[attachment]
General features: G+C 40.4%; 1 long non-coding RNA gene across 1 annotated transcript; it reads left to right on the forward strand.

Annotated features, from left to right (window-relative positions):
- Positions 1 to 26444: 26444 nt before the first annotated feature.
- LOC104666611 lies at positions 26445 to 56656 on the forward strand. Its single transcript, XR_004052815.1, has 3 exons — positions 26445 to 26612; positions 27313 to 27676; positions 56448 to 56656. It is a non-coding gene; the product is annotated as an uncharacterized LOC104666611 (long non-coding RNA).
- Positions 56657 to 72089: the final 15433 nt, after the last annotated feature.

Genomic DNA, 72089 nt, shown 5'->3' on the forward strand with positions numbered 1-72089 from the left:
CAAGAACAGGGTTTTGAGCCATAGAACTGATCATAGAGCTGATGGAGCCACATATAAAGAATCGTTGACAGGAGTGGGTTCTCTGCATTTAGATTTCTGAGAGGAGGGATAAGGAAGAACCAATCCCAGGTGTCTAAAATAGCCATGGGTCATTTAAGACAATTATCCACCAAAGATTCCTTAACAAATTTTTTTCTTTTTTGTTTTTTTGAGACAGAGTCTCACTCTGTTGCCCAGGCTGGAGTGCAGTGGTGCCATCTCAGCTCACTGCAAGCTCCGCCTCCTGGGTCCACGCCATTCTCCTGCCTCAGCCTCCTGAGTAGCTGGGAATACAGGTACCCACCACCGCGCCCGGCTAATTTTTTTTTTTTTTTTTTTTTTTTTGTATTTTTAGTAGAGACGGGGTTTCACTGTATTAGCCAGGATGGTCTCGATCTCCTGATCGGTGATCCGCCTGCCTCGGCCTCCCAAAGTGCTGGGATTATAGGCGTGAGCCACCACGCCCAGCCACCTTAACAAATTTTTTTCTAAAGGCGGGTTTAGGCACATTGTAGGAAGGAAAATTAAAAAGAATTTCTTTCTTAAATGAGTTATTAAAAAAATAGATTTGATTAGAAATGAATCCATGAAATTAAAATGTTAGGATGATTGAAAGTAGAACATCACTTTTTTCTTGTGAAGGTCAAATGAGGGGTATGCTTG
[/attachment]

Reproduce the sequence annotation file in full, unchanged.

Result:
General features: G+C 40.4%; 1 long non-coding RNA gene across 1 annotated transcript; it reads left to right on the forward strand.

Annotated features, from left to right (window-relative positions):
- Positions 1 to 26444: 26444 nt before the first annotated feature.
- LOC104666611 lies at positions 26445 to 56656 on the forward strand. Its single transcript, XR_004052815.1, has 3 exons — positions 26445 to 26612; positions 27313 to 27676; positions 56448 to 56656. It is a non-coding gene; the product is annotated as an uncharacterized LOC104666611 (long non-coding RNA).
- Positions 56657 to 72089: the final 15433 nt, after the last annotated feature.

Genomic DNA, 72089 nt, shown 5'->3' on the forward strand with positions numbered 1-72089 from the left:
CAAGAACAGGGTTTTGAGCCATAGAACTGATCATAGAGCTGATGGAGCCACATATAAAGAATCGTTGACAGGAGTGGGTTCTCTGCATTTAGATTTCTGAGAGGAGGGATAAGGAAGAACCAATCCCAGGTGTCTAAAATAGCCATGGGTCATTTAAGACAATTATCCACCAAAGATTCCTTAACAAATTTTTTTCTTTTTTGTTTTTTTGAGACAGAGTCTCACTCTGTTGCCCAGGCTGGAGTGCAGTGGTGCCATCTCAGCTCACTGCAAGCTCCGCCTCCTGGGTCCACGCCATTCTCCTGCCTCAGCCTCCTGAGTAGCTGGGAATACAGGTACCCACCACCGCGCCCGGCTAATTTTTTTTTTTTTTTTTTTTTTTTTGTATTTTTAGTAGAGACGGGGTTTCACTGTATTAGCCAGGATGGTCTCGATCTCCTGATCGGTGATCCGCCTGCCTCGGCCTCCCAAAGTGCTGGGATTATAGGCGTGAGCCACCACGCCCAGCCACCTTAACAAATTTTTTTCTAAAGGCGGGTTTAGGCACATTGTAGGAAGGAAAATTAAAAAGAATTTCTTTCTTAAATGAGTTATTAAAAAAATAGATTTGATTAGAAATGAATCCATGAAATTAAAATGTTAGGATGATTGAAAGTAGAACATCACTTTTTTCTTGTGAAGGTCAAATGAGGGGTATGCTTG